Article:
My son, Brayden, has been afraid of dogs for as long as I can remember. Whenever he saw a dog, he would shy away. If a dog barked, he would cover his ears, or run away, or try to climb- literally climb- into my arms. I could see the fear, the anxiety, all over his expression when it happened. I had tried talking to him to calm him down, or reminding him before playdates that his friends’ dogs were kind and safe, but it was hard for him to break down that barrier.
I can’t be sure of where this comes from, exactly, but I can speculate the beginning. Before B was born, I had a dog. She’s a beagle mix that was the runt of her litter, rescued during my time in South Carolina. While this dog loves the majority of adults, she very much dislikes children, especially young children. It could have been that this dog was not around kids enough as a puppy, and that they trigger her anxiety, but no matter the reason she became jealous of my son and tried to bite him when he was a baby. Needless to say, keeping her in the same home was not going to work, and she went to live with my parents. Whenever my son visited them, she would be separated by a gate to ensure his safety.
Perhaps it was this routine of a dog being kept away that made Brayden unsure and afraid. It very well could be that, combined with his sensitivity to sound and the loud barking that most dogs have. No matter the reason, it’s been hard for him to get to know dogs on a personal level, and would more than likely end up in a meltdown.
But not with Freddy.
Freddy is my partner’s dog. He’s a 12 year old Brittany who’s still pretty spritely. When Christa and I became serious and started talking about her meeting Brayden, I knew that it would also mean an eventual introduction between Brayden and Freddy. Of course, this made me nervous, because I knew how he generally reacted to dogs. Still, I held onto hope that maybe we’d find a way for him to work through this fear with a sweet dog.
Before the two of them met, I showed Brayden videos and photographs of Freddy. Brayden would smile and laugh at some of the things that Freddy did, and when I said that he was going to meet this dog, he seemed pretty excited. Of course, there was a layer of nervousness behind his excitement, but he was positive about it overall.
When the day came, Christa and I had everything ready and discussed, to make sure it would all go as smoothly as possible. She knew where B would sit, when we’d bring Freddy to him (after I greeted him and got some of his ya-ya’s out), and how many treats Brayden would have to give to Fred. I was impressed with Christa’s thoughtfulness around the coming situation, knowing that she not only understood that Brayden might have needed time to warm up to Freddy, but that she had a plan to help him do so. The first meeting in any situation is important, even without the added edge of fear.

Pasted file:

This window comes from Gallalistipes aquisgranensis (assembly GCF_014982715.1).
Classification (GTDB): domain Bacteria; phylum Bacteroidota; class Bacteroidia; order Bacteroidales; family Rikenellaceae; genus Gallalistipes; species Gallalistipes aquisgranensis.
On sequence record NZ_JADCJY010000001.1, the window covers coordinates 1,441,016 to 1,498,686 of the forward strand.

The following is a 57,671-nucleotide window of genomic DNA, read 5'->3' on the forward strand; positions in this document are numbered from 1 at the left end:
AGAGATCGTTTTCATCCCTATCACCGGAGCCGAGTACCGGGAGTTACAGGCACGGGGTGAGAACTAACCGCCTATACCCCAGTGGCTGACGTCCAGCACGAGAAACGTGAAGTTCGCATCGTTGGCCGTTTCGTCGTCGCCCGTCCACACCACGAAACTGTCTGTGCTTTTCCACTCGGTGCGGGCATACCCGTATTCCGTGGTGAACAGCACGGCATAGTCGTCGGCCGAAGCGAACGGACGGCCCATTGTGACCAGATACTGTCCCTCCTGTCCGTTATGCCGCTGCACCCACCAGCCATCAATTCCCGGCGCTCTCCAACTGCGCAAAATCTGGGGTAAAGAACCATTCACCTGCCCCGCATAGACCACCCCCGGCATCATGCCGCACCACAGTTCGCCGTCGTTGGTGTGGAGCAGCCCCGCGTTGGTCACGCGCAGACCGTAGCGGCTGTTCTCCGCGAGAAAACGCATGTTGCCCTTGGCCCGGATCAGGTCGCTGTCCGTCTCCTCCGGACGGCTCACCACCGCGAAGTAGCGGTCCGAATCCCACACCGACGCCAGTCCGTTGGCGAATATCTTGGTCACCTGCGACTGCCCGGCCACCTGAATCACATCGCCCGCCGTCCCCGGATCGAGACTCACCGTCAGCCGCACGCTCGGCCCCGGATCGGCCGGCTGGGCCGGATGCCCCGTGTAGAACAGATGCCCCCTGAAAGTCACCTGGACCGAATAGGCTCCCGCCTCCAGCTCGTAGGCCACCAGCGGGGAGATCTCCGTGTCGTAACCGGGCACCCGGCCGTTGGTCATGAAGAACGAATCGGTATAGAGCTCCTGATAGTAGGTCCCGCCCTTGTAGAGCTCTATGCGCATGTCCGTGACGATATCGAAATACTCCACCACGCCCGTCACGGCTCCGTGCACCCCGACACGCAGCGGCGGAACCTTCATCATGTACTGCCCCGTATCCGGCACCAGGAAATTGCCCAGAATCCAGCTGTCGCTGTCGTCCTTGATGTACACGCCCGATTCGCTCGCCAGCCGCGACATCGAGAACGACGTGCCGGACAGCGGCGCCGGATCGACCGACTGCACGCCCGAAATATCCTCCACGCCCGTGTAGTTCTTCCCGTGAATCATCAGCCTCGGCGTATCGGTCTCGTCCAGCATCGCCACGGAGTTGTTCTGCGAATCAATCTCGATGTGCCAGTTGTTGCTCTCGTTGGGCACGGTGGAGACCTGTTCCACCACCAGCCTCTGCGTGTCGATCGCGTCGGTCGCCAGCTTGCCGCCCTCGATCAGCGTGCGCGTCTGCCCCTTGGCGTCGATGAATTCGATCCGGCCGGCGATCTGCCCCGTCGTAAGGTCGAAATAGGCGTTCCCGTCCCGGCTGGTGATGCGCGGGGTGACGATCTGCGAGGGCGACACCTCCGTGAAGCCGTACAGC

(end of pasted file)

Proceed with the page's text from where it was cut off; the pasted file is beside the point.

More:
The moment Freddy saw Brayden his short tail wagged, and he went over to him. Brayden, who was unsure and anxious, threw the handful treats forward so that Freddy would divert his attention away from him. I could see that he was still working through his fear, but he was also eager to try again, and to try to be closer to Freddy. For a little while, Brayden sat in that same chair and watched Freddy from a bit of a distance.
That eagerness to befriend Freddy continued. As the day went on, Brayden not only pet him, but hugged him. He’d still flinch here and there if Fred moved suddenly, but overall I could see the negative feelings fade away.
Since then, their bond has only grown.
I’ve watched with joy and pride as Brayden and Fred have spent time together and gotten closer. The two of them have swam together, camped together, and even danced together during Christa’s weekly dance parties on Instagram. Every so often I’ll still see a hint of Brayden’s caution around Fred, but for the most part I’ve seen more smiles than flinches, and heard laugher instead of gasps or screams.
When Brayden and Freddy first met, I had hoped that such a friendship would happen. Of course I did, because my relationship was quickly growing, and a successful future together meant that everyone would need to get along. This aspect can be tricky with any new relationship, let alone one with children and pets, and children afraid of pets. The relief I felt as I watched Brayden’s comfort around Freddy improve is vast, and continues to be so.
That’s only one piece of the puzzle, though. The other aspect is wanting my son to learn to face his fears, and overcome them. We all have things that we are afraid of, some fears being bigger than others, and learning to cope is important in most cases. Of course, there are things that it makes sense to be afraid of, and continue to be so, but when it comes to travel, or flying, or elevators, or dogs, we can work through them and grow from each experience. It’s an important skill to practice for anyone, and to learn it in childhood will only help him as he gets older.
I can’t point to one exact moment, or one particular decision that helped with letting go of his fear. It may have been the repetitive, positive exposure to this one dog, along with the careful planning. It might be that Brayden and Freddy have a similar energy— excitable, determined, courageous. It might be a bit of both.
Only time will tell if this new confidence with dogs will last outside of our current bubble. After all, we’re still in quarantine, and Brayden hasn’t been around any other dogs since meeting Freddy. I can hope, though, that this experience will help him with other dogs, once the world is safe enough to explore once more. Until then, I’m glad he has this new fur friend, and I look forward to witnessing more of their bond.